"The benefits of climate protection clearly exceed its costs": breaking IPCC WG3 AR6 report

 
04/04/2022 - Today, the Intergovernmental Panel on Climate Change (IPCC) Working Group 3 published its 6th Assessment Report on climate mitigation.
"The benefits of climate protection clearly exceed its costs": breaking IPCC WG3 AR6 report

On this issue, Elmar Kriegler, a lead author of the IPCC report's chapter "Mitigation pathways compatible with long-term goals" as well as a contributing author of the report's summary for policy makers (SPM). He is co-chair of the Transformation Pathways Research Department at the Potsdam Institute for Climate Impact Research:

"Getting the scientific community and governments to agree on the report's summary for policymakers wasn't easy – which shows one thing above all: it's decision time now. The report is not just words, it calls for action, and it's good that governments now recognize this. For example, we need to phase out coal worldwide. After all, the existing and planned coal-fired power plants alone would consume the budget of CO2 emissions still possible under the 1.5°C target during their operational life span.

The costs of climate protection are economically absolutely feasible when examined on a global scale and over generations. But those costs vary greatly from region to region. CO2-intensive developing countries may face high costs. The winners are efficient industrialized countries like Germany, which are currently still importing fossil fuels but will convert. That is why a fair balance is crucial, not only within individual countries but also internationally. Because one thing is clear: The benefits of climate protection clearly exceed its costs."

Alexander Popp, lead author in the chapter on land use and head of the research group on land use management at the Potsdam Institute for Climate Impact Research, also comments:

"Agriculture, forests, nature can make important contributions to limit climate change. The new IPCC report shows that proper land-use management can even be one of the most cost-effective measures - that is, with a lot of impact for relatively little money. What we do in fields and forests contributes a hefty 20 percent of greenhouse gas emissions worldwide. Reducing livestock farming, protecting and reforesting forests, and preserving and rewetting peatlands, for example, will reduce greenhouse gas emissions. What's more, soils and plants can even take CO2 back out of the atmosphere. Of course, we must also develop and apply technologies that expand renewable energies. But only if we also ensure targeted and sustainable land management and protection of nature can we achieve the goal of net zero emissions by mid-century."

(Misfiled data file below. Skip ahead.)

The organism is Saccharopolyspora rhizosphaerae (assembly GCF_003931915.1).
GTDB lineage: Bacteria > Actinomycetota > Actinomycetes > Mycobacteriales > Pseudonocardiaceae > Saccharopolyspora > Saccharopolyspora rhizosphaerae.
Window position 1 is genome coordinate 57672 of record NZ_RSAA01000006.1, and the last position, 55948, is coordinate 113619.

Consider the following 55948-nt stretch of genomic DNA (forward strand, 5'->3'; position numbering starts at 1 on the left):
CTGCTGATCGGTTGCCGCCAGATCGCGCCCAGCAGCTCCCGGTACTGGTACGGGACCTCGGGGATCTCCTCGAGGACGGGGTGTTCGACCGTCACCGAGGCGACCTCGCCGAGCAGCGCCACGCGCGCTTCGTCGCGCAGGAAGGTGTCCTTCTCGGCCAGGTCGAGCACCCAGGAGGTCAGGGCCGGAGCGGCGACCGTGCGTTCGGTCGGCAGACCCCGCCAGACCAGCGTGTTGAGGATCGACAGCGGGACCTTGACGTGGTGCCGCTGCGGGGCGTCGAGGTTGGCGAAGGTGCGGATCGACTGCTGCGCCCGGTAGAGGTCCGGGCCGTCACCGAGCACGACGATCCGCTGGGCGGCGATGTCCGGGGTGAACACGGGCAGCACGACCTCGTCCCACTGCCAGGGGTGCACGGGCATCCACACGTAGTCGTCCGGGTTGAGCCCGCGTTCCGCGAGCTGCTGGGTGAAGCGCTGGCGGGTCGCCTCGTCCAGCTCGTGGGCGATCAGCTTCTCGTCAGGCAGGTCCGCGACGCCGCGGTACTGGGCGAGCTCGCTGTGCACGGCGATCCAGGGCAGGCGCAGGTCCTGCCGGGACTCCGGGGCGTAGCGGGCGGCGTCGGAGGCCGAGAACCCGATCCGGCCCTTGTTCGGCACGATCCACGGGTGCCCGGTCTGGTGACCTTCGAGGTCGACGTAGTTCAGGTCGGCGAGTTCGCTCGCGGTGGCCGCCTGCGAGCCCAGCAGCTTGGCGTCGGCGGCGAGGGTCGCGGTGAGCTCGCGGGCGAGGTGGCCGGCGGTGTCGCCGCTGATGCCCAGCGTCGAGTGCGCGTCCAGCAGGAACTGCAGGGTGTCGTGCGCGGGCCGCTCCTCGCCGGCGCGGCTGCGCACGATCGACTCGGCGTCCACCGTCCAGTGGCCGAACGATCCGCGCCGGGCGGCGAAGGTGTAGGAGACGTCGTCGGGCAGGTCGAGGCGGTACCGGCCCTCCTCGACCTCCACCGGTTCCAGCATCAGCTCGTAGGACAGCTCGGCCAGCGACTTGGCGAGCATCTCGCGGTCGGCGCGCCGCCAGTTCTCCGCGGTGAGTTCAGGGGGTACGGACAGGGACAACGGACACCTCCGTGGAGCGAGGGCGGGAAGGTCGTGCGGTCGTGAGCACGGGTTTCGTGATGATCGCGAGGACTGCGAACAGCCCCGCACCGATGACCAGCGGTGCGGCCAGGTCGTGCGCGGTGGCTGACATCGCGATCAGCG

Ottmar Edenhofer, Director of the Potsdam Institute for Climate Impact Research and former co-chair of the IPCC´s working group 3 that published its report in 2014:

"The report shows more clearly than ever that that we have not bent the curve of greenhouse gas emissions downward; we have only somewhat flattened its rise. But as emissions rise, so do climate risks, and the measures taken so far are too weak. That's why we need new policies - and in the face of Russian aggression, these policies must combine energy security and climate security. Only with a strong carbon price can we stop the comeback of coal and at the same time diversify our energy sources and generate revenue for the necessary social compensation to cushion high energy costs.

In Germany and Europe, the pricing of emissions must not be weakened; in the world, Europe, China and the US should form a climate club and agree on a minimum carbon pricing. The report shows that half of the emission reductions necessary worldwide can be achieved with technologies that would already be profitable at a CO2 price of below 100 euros per tonne. This is something that is already within reach today. Now politics must take that opportunity."

Johan Rockström, Director of the Potsdam Institute for Climate Impact Research with regard to future impacts:

"Nature can and indeed must be part of the solution to the climate crisis. Clearer than ever before, we see that protecting ecosystems, reforestation and sustainable agriculture are key elements to bring down the dangerously high greenhouse gas levels in our atmosphere. We of course need to urgently transform our energy systems, we need clean tech, yet only a nature positive pathway can bring us to net zero emissions by mid-century."

Link to the AR6 Climate Change 2022: Mitigation of Climate Change

https://www.ipcc.ch/report/sixth-assessment-report-working-group-3/

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